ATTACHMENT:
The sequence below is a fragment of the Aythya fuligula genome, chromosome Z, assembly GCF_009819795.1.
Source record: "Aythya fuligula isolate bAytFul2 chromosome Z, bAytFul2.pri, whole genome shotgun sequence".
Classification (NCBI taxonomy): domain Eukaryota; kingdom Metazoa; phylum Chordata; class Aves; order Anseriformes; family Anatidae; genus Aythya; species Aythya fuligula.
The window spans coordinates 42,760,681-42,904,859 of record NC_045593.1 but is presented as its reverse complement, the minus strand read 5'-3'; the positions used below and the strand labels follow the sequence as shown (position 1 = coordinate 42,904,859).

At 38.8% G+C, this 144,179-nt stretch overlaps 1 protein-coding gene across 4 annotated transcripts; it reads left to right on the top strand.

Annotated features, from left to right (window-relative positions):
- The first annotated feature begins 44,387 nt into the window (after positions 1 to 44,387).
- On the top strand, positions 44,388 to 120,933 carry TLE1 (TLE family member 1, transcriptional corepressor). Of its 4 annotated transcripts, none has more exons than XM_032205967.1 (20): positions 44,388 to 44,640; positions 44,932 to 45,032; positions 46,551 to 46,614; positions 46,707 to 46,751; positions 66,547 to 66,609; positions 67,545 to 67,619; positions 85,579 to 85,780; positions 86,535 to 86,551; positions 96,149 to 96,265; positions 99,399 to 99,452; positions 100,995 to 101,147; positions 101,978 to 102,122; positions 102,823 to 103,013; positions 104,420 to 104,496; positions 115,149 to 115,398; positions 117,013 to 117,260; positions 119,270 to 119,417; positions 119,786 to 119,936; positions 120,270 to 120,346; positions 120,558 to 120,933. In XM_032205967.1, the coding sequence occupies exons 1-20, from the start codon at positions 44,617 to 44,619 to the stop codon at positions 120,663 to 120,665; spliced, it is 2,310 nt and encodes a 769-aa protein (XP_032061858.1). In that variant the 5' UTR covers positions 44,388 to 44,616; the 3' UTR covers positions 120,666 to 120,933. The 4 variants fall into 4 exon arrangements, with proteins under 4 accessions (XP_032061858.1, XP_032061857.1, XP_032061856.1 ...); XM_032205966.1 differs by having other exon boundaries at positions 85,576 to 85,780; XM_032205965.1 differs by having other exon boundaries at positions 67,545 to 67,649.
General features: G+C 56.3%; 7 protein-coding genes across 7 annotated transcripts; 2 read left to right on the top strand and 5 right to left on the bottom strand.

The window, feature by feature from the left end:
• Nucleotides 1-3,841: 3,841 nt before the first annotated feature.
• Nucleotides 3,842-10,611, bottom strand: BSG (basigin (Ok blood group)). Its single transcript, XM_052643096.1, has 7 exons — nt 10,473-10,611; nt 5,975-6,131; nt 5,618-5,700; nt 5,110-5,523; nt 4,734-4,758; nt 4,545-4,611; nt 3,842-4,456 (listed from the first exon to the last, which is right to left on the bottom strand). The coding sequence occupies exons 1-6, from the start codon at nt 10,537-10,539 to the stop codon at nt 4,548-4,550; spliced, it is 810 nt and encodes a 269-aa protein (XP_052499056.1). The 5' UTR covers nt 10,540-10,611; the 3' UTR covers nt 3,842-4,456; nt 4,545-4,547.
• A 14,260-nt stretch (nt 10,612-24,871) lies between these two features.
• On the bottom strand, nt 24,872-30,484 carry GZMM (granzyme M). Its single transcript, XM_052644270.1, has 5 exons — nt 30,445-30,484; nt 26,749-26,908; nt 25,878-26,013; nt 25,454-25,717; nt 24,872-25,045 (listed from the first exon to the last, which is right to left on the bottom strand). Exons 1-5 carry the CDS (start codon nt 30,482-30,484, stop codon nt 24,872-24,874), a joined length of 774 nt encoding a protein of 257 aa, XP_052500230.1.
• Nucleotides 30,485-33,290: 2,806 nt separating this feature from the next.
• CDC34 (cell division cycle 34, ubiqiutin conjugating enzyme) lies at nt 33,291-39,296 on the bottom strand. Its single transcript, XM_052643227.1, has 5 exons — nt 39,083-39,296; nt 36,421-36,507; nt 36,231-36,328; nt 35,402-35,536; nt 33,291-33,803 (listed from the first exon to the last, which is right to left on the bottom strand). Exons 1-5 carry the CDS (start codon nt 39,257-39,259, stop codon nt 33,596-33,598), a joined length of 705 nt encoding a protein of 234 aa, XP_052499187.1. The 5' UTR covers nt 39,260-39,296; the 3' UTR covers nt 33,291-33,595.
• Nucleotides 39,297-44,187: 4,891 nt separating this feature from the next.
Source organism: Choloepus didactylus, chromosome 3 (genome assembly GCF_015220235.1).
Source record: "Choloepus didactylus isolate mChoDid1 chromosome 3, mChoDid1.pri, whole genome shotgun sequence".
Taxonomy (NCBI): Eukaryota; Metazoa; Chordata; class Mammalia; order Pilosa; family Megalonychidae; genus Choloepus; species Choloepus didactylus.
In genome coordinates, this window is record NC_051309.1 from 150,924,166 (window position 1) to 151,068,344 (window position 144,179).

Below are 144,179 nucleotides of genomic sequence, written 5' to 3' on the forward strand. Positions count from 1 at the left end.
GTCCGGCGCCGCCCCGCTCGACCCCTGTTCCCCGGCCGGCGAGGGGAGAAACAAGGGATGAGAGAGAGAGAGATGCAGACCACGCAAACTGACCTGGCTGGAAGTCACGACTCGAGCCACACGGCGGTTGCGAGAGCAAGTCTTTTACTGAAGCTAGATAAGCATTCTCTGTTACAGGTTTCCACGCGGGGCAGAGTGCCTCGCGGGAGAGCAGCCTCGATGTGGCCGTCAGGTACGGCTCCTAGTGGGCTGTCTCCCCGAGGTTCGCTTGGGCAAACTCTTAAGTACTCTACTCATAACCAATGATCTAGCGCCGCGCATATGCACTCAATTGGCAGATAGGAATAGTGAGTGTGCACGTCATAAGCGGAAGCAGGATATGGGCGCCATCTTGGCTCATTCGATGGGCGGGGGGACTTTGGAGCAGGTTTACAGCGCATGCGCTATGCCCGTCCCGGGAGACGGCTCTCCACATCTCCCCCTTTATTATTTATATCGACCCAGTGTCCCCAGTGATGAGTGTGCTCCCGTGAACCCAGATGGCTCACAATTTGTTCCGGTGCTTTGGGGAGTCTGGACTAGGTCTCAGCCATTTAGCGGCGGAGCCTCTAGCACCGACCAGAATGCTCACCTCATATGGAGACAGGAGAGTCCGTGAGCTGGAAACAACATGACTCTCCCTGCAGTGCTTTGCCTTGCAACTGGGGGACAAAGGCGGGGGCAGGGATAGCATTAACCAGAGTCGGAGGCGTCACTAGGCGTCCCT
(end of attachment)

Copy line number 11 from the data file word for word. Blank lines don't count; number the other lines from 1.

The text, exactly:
• Nucleotides 1-3,841: 3,841 nt before the first annotated feature.